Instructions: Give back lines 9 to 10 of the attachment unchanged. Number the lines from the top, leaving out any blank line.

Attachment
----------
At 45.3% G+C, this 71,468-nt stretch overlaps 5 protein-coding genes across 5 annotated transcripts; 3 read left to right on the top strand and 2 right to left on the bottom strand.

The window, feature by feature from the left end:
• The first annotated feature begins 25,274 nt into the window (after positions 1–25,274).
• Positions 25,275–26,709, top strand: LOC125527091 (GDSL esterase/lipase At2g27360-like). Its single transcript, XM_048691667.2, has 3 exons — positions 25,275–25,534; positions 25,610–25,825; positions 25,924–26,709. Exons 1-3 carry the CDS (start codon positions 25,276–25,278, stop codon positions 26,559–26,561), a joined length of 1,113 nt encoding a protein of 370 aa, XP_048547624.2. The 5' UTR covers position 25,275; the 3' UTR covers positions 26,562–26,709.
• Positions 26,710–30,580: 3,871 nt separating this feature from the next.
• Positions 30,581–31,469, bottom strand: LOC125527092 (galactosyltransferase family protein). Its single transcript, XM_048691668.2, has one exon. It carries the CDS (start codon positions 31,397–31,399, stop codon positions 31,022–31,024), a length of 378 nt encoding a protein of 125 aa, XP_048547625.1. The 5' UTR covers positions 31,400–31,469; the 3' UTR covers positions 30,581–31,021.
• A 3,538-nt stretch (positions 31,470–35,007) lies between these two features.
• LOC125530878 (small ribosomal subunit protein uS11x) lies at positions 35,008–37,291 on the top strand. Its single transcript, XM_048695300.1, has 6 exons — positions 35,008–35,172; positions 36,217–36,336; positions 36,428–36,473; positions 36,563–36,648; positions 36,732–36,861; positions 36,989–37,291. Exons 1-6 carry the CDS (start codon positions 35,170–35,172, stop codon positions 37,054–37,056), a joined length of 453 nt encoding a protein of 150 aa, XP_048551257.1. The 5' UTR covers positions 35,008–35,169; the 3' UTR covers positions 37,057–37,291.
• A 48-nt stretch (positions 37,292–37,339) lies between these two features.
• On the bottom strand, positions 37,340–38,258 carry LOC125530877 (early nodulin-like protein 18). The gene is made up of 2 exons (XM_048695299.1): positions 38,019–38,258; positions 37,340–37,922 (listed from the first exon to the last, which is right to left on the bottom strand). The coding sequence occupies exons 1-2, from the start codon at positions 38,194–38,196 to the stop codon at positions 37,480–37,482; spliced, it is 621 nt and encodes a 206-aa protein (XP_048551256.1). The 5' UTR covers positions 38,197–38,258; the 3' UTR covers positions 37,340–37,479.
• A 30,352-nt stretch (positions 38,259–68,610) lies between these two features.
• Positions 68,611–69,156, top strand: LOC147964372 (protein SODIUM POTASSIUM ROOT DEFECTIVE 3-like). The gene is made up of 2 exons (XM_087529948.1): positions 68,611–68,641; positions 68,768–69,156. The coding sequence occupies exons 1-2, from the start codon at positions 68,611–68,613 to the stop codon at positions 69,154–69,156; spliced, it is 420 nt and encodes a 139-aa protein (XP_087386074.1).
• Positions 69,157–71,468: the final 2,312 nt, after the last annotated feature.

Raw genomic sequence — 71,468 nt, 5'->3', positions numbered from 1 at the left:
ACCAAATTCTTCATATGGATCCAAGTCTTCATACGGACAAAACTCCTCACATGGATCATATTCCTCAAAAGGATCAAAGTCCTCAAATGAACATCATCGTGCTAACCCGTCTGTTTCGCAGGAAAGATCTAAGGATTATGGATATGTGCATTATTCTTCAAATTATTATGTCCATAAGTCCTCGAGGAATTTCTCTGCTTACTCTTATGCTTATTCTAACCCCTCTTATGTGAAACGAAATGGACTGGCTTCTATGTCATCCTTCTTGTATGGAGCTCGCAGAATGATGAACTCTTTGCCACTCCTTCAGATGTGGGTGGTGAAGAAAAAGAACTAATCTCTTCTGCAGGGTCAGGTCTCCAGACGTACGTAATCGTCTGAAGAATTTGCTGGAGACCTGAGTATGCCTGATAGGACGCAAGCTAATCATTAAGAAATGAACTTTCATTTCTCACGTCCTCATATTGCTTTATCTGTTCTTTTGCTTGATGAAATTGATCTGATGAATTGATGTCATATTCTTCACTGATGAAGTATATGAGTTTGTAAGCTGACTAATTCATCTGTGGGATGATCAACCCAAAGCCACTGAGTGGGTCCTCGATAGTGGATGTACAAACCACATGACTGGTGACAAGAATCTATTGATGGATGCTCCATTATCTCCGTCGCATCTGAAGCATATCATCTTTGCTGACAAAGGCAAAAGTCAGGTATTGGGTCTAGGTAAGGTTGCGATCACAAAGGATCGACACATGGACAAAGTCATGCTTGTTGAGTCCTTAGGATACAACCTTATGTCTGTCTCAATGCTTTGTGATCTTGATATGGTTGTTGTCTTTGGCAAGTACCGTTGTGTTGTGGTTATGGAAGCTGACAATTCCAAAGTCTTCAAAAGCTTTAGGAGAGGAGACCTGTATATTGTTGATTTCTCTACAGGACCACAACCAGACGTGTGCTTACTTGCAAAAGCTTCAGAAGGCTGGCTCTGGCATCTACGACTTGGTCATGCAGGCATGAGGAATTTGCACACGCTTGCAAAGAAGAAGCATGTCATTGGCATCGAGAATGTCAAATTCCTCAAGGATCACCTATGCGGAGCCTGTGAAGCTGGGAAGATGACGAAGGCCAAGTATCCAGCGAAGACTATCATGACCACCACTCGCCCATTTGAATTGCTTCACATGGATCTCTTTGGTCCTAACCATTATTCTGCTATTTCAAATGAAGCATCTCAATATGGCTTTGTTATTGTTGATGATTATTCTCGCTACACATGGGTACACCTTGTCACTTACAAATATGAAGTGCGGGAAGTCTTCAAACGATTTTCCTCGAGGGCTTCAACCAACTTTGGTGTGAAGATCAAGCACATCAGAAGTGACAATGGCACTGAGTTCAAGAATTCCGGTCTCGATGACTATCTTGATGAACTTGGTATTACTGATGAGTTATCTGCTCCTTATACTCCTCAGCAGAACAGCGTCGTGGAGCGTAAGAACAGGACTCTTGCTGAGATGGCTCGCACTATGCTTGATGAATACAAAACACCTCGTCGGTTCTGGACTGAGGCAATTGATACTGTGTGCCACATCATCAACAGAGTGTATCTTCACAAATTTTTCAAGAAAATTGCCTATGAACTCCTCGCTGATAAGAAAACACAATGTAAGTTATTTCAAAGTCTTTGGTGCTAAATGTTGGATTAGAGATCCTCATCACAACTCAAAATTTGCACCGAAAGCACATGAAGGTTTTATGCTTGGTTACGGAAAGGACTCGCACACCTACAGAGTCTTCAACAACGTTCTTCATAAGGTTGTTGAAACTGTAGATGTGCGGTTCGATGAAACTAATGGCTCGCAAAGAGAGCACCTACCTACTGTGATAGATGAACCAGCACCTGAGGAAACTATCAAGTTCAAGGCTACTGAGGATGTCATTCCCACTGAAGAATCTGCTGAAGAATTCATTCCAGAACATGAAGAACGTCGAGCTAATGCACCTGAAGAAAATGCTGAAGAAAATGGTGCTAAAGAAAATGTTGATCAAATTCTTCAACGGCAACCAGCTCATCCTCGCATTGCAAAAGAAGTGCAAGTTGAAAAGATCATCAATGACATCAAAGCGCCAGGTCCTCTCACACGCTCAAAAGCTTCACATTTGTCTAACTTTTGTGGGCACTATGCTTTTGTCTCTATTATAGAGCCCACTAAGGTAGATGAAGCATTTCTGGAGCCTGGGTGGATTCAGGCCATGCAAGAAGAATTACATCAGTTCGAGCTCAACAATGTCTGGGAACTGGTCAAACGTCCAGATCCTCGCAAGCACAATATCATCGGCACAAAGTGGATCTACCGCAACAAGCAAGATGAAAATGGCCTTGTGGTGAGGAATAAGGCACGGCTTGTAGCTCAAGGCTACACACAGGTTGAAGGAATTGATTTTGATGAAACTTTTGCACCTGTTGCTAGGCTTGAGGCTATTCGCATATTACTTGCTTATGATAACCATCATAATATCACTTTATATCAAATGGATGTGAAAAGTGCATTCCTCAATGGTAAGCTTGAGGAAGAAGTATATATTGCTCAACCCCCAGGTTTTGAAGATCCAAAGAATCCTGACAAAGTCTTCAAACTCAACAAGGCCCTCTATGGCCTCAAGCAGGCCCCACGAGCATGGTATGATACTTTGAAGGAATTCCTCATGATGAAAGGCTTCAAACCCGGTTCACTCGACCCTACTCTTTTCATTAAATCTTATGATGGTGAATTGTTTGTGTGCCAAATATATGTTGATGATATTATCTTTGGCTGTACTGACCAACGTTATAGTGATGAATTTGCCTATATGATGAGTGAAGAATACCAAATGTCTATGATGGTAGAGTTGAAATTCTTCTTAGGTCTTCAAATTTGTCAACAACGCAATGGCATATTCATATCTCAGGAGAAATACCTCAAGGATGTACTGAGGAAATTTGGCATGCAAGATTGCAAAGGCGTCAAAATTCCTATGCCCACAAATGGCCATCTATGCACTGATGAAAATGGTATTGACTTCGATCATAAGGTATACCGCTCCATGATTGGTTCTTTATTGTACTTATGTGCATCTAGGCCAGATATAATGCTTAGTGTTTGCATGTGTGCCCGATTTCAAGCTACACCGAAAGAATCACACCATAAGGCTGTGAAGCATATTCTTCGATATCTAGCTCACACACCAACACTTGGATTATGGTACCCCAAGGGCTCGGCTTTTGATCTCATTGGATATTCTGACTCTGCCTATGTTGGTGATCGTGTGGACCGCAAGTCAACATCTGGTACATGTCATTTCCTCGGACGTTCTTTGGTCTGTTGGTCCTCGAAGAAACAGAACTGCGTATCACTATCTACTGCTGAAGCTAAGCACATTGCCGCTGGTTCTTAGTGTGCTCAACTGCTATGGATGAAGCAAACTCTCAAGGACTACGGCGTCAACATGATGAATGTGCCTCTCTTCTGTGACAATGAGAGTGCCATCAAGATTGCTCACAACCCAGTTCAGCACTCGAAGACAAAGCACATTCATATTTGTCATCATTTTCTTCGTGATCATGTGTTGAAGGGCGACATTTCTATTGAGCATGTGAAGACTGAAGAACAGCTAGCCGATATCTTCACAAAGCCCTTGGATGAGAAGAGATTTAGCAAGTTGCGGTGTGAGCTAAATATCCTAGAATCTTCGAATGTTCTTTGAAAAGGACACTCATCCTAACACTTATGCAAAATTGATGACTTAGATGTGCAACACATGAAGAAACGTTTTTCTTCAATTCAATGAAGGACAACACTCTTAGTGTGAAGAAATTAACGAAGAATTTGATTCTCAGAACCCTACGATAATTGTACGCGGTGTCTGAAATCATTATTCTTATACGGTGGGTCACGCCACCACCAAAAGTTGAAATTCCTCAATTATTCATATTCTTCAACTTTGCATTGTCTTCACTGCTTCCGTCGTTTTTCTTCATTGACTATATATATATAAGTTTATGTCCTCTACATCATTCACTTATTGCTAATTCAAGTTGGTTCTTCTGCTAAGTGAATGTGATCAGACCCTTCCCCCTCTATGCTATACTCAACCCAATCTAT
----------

• A 48-nt stretch (positions 37,292–37,339) lies between these two features.
• On the bottom strand, positions 37,340–38,258 carry LOC125530877 (early nodulin-like protein 18). The gene is made up of 2 exons (XM_048695299.1): positions 38,019–38,258; positions 37,340–37,922 (listed from the first exon to the last, which is right to left on the bottom strand). The coding sequence occupies exons 1-2, from the start codon at positions 38,194–38,196 to the stop codon at positions 37,480–37,482; spliced, it is 621 nt and encodes a 206-aa protein (XP_048551256.1). The 5' UTR covers positions 38,197–38,258; the 3' UTR covers positions 37,340–37,479.